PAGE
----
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Urban Studies

Huub Ploegmakers, Pascal Beckers, Erwin Van der Krabben
There has been a growing research interest in measuring the impact of planning and land-use regulations on housing market outcomes, but parallel development of the evidence base for the business sector has yet to occur. This article examines the impact of planning intervention on the amount of building investment taking place at sites allocated for industrial and business development. Measures that capture different dimensions of planning intervention are incorporated into models of industrial building investment...
November 2018: Urban Studies
Barend Wind, Lina Hedman
Housing wealth is the largest component of wealth for a majority of Swedish households. Whereas investments in housing are merely defined by income, the returns on this investment (capital gains) are dependent on local housing market dynamics. Since the 1990s, local housing market dynamics in Swedish cities have been altered by the upswing in levels of socio-spatial inequality. The simultaneous up- and downgrading of neighbourhoods is reflected in house price developments and exacerbates the magnitude of capital gains and losses...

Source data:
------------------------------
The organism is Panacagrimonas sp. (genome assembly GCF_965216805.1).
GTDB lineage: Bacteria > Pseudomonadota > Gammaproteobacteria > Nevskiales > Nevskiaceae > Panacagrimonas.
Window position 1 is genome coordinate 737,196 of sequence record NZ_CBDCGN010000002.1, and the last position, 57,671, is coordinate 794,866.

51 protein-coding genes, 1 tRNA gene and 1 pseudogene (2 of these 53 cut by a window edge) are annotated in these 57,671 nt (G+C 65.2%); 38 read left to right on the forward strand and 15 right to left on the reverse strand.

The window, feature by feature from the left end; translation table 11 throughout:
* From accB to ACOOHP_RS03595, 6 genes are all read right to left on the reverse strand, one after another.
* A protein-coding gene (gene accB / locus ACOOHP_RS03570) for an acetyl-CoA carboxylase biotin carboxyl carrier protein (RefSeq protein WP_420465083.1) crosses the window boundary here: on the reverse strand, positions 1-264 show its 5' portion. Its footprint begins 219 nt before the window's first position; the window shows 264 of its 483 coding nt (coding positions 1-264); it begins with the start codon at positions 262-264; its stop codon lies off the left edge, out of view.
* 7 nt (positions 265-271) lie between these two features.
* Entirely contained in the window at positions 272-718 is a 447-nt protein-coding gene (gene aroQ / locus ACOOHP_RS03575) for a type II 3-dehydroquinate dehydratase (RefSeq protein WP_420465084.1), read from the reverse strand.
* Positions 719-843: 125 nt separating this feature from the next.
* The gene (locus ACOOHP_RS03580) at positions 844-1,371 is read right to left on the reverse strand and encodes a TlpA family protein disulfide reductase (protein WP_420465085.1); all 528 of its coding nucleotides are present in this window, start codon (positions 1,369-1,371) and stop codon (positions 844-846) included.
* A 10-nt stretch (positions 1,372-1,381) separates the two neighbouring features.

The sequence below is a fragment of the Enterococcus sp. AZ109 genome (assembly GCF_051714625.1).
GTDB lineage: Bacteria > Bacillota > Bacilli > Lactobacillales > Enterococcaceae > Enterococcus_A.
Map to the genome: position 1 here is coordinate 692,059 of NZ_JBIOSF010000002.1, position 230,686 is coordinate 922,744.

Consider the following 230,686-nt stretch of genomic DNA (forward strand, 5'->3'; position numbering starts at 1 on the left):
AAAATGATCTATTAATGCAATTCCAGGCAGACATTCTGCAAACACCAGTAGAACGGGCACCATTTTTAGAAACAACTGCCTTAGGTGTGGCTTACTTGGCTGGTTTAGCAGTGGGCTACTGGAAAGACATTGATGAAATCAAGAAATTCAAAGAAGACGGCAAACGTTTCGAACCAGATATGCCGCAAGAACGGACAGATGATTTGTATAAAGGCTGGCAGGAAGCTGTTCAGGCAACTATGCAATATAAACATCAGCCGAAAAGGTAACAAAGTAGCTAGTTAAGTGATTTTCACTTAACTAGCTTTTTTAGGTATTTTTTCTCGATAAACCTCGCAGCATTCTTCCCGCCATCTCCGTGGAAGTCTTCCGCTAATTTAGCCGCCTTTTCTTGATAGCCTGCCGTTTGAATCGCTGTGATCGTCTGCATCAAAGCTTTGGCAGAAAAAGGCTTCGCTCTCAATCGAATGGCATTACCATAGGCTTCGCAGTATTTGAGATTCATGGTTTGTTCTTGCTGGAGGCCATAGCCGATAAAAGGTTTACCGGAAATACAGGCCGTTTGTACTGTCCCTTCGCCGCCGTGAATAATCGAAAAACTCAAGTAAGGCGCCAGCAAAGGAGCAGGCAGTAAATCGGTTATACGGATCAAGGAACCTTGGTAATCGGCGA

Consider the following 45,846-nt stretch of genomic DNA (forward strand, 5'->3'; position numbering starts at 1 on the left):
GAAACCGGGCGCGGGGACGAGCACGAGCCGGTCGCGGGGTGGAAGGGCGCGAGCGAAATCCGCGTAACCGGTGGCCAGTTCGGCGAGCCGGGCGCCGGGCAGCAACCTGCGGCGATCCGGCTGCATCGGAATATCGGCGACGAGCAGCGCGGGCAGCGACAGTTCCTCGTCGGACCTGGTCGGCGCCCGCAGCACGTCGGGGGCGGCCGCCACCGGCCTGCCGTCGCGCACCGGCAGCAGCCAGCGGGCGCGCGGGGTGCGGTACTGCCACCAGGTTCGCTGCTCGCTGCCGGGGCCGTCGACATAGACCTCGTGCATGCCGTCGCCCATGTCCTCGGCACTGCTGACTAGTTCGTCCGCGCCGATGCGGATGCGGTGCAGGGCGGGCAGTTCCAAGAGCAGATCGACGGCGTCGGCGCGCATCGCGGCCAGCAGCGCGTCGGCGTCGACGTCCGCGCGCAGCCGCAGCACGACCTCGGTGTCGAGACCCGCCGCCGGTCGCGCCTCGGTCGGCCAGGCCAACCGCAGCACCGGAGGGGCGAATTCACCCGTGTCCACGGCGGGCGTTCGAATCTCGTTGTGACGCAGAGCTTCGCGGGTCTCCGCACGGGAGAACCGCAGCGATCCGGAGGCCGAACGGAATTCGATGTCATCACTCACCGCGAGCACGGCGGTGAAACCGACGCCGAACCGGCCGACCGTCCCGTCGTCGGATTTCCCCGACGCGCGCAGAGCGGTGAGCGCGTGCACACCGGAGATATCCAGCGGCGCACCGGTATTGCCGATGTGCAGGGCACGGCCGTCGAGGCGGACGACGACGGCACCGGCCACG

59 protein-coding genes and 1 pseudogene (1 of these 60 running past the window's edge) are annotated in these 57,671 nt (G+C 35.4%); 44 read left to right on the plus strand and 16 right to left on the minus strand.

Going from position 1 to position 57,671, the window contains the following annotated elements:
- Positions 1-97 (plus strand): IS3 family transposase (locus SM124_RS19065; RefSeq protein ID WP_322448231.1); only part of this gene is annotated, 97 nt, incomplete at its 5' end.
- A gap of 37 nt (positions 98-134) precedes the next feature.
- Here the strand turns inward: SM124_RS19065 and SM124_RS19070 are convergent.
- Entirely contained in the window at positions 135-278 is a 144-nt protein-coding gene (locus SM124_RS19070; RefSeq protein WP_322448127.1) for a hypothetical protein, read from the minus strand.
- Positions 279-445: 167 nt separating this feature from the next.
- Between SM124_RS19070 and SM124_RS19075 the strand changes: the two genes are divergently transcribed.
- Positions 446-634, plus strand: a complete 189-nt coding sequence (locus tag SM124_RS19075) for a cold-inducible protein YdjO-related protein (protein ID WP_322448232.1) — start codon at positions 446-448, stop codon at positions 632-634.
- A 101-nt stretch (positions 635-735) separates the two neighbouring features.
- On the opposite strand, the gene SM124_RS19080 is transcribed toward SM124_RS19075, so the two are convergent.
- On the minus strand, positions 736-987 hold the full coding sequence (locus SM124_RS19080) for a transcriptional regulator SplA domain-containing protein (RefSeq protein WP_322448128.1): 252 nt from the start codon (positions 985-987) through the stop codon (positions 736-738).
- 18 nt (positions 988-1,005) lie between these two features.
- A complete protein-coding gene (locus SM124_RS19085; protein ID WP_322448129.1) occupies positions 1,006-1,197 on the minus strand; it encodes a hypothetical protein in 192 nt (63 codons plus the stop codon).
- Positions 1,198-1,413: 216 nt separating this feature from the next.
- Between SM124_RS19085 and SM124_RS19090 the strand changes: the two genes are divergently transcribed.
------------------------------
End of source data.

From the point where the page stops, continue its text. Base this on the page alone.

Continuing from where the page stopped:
September 2018: Urban Studies
Caroline Dewilde
The private rented sector (PRS) recently enjoyed a revival, in particular in the years before and after the Great Financial Crisis (GFC). At the same time however, affordability concerns have come to the fore. The main aim of this paper is to explain trends in housing affordability for lower-income households in the PRS across Western European countries, from a supply versus demand perspective. To this end we: (1) related trends in housing affordability to wider changes in housing systems, welfare regimes, demographic indicators and housing market financialisation; and (2) decomposed affordability trends in terms of rents and incomes, controlling for compositional shifts...
September 2018: Urban Studies
Nanke Verloo
Cities have become stages for (inter)national conflicts over political and religious identity, democratic values and ownership of place. These 'glocal urban conflicts' challenge local actors to respond immediately and effectively in ways that prevent escalation and strengthen democratic relations. The theory of agonistic democracy provides a valuable model that celebrates difference and inclusiveness to foster democracy. There is, however, little understanding of how these agnostic ideals are practiced in rapidly unfolding situations...
August 2018: Urban Studies
Wouter van Gent, Cody Hochstenbach, Justus Uitermark